Thompson was indicted for murder in the first degree for killing Jack Strong with a shotgun. The jury found him guilty of manslaughter in the first degree and fixed his punishment at eight years' imprisonment in the penitentiary.
Thompson had been at the home of deceased at one time during the evening of the killing, was stabbed by one Brad Henry, and had returned for revenge. Thompson kicked open Strong's door, and after being told Henry had gone, he shot Strong.
On cross-examination, Strong's wife stated that in her opinion the shooting was accidental. The prosecutor claimed surprise and then cross-examined his witness on that ground, attempting to show that she testified as she did in order to collect certain insurance carried on her husband's life. The witness denied that.
During Strong's wife's testimony, the State introduced in evidence a photograph (Exhibit No. 3) which showed the dead body as it lay in the room where the shooting took place. She identified the picture as truly representing Strong "as he lay, as he fell when he was shot." Pointing to a black and white object next to Strong's body, the solicitor asked:
"Q. Do you recognize that teddy bear ? Whose teddy bear is that?
"Mr. Wilbanks: We object to that. It's prejudicial.
"The Court: It's just pointed out. Overruled.
"Mr. Wilbanks: Reserve an exception.
"A. It's my little baby's.
"Q. You say that's your little baby's teddy bear?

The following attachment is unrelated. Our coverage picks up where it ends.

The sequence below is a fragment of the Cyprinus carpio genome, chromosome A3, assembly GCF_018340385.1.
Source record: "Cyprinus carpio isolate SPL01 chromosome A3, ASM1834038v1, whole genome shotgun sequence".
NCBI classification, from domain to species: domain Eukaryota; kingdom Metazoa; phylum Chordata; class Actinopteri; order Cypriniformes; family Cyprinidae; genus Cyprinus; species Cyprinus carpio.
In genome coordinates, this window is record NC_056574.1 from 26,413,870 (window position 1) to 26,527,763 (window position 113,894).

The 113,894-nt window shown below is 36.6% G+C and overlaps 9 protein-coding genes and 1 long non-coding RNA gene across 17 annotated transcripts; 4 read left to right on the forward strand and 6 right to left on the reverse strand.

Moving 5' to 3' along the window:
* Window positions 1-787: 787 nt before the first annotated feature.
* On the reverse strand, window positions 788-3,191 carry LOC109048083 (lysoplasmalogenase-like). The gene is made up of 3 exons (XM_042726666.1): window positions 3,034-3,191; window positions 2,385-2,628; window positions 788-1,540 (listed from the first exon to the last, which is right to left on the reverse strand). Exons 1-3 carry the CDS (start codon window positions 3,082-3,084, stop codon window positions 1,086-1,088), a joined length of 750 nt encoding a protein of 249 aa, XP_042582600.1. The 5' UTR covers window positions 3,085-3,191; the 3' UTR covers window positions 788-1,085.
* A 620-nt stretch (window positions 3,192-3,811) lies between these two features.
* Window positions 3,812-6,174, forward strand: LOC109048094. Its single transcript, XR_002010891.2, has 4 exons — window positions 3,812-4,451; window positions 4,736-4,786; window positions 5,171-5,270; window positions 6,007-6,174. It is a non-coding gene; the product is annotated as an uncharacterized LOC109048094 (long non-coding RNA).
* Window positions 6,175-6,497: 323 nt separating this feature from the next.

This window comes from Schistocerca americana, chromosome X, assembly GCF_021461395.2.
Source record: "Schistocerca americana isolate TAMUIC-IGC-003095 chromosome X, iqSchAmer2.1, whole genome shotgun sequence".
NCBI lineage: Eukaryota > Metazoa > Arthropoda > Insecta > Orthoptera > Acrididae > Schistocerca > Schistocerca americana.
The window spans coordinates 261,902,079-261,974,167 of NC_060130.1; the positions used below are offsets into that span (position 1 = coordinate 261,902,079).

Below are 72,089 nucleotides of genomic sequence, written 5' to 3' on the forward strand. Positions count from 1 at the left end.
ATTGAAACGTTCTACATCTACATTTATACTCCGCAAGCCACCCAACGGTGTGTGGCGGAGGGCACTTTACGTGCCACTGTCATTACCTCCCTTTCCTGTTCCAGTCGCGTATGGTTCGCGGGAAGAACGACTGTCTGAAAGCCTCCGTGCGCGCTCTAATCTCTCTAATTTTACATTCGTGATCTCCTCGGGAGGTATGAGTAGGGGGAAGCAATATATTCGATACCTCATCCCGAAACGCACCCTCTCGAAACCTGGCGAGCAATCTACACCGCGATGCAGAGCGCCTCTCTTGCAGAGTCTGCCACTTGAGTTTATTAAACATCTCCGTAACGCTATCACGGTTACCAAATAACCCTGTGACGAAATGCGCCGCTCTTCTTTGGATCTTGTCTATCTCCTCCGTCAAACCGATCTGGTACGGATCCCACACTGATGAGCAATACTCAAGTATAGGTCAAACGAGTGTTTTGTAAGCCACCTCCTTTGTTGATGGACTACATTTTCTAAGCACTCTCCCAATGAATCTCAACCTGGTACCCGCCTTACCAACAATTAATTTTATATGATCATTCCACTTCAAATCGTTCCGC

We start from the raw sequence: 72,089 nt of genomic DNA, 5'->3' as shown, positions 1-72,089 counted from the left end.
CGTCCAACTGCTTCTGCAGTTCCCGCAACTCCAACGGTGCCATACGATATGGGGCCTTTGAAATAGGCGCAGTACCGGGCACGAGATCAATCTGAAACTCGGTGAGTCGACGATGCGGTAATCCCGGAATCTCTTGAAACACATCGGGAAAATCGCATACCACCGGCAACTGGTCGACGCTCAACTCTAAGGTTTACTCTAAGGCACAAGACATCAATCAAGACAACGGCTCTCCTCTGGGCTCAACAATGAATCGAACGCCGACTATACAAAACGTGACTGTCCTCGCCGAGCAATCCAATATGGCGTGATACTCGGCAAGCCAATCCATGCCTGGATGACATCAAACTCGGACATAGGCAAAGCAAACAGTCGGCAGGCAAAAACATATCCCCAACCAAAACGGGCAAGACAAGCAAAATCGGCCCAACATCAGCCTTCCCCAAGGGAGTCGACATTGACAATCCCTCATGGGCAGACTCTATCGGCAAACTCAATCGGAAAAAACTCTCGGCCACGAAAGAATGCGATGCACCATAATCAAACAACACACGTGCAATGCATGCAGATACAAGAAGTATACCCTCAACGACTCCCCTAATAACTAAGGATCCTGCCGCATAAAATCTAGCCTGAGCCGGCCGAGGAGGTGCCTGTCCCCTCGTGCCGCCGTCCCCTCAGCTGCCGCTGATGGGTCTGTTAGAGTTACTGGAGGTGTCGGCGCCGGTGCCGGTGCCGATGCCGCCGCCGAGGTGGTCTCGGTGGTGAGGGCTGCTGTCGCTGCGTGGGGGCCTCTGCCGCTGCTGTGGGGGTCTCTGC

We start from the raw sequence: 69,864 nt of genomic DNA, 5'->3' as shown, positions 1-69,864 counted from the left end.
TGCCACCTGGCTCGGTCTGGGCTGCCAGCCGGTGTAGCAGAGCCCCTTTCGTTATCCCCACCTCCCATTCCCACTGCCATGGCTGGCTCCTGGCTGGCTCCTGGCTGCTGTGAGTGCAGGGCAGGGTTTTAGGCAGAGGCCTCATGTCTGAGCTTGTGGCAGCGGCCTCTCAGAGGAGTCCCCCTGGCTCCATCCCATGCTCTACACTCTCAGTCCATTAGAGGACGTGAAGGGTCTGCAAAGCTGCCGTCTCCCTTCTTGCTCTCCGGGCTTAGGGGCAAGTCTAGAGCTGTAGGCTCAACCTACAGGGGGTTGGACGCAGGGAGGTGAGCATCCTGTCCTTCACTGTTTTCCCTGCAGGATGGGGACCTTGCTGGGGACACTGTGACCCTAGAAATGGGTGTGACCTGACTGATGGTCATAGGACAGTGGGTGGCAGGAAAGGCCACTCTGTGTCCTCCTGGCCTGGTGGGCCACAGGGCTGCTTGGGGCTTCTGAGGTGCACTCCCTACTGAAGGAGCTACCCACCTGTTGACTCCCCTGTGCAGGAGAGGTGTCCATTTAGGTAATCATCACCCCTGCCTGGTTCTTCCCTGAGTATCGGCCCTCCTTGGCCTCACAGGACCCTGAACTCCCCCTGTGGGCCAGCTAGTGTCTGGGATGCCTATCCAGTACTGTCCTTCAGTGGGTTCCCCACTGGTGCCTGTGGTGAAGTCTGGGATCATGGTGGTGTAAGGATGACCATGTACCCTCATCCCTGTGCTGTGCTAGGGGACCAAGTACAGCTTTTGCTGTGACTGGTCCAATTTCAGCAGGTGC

"A. Yes, sir."
While the ownership of the toy would ordinarily be immaterial, nevertheless, since the testimony established without contradiction that Strong's two little children were in the house at the time of the killing, the identification of the teddy bear was but part of the witness' describing the scene. That it incidentally might convey to the imagination of the jury the child's loss of its father, was but a consequence possible whenever a parent dies. Logan v. State, 251 Ala. 441, 37 So.2d 753.
The State's other witnesses were supportive of the foregoing resume.
Appellant called seven character witnesses and rested.
The prosecutor asked one of the character witnesses, "If you know he spent his time in the neighborhood and visited and consorted with colored people would you still say he was a man of good reputation"? Appellant's counsel moved "that type question be excluded." The court granted the motion. Aside from the racial aspect, the question was not apt under the rule of Mullins v. State, 31 Ala.App. 571, 19 So.2d 845, as being based on a course of behavior rather than the impact of it on the community.
Ordinarily, improper questions not answered are harmless. Haney v. State, 20 Ala.App. 236, 101 So. 533; Moore v. State, 16 Ala.App. 503, 79 So. 201. No mistrial was requested nor was this question made a ground for new trial.
Appellant states that it was error to admit the coroner's testimony as to the cause of death, relying for reversal on Halford v. State, 24 Ala.App. 540, 137 So. 679. The Halford case was overruled in Slayton v. State, 234 Ala. 9, 173 So. 645. Moreover, the cause of Strong's death was not disputed, and the coroner's testimony came in without objection. See Huling v. State, 38 Ala.App. 598, 92 So.2d 47.
"Review here is limited to those matters upon which the action or ruling at the nisi prius proceeding was invoked," Harwood, J., in Lipscomb v. State, 32 Ala.App. 623, 29 So.2d 145, 147. See also description of appellate review in Lockwood v. State, 33 Ala.App. 337, 33 So.2d 401.
The only exception to this rule is in a case of ineradicable harm. Jackson v. State, 260 Ala. 641, 71 So.2d 825. However, the Jackson opinion says that ineradicable error (whether missed in the heat of trial or left dormant to avoid contention before the jury) nevertheless should be called to the
After a complete review of the record and consideration of all the points urged as error by appellant, it appears that there was no reversible error in the trial below, and that the judgment should be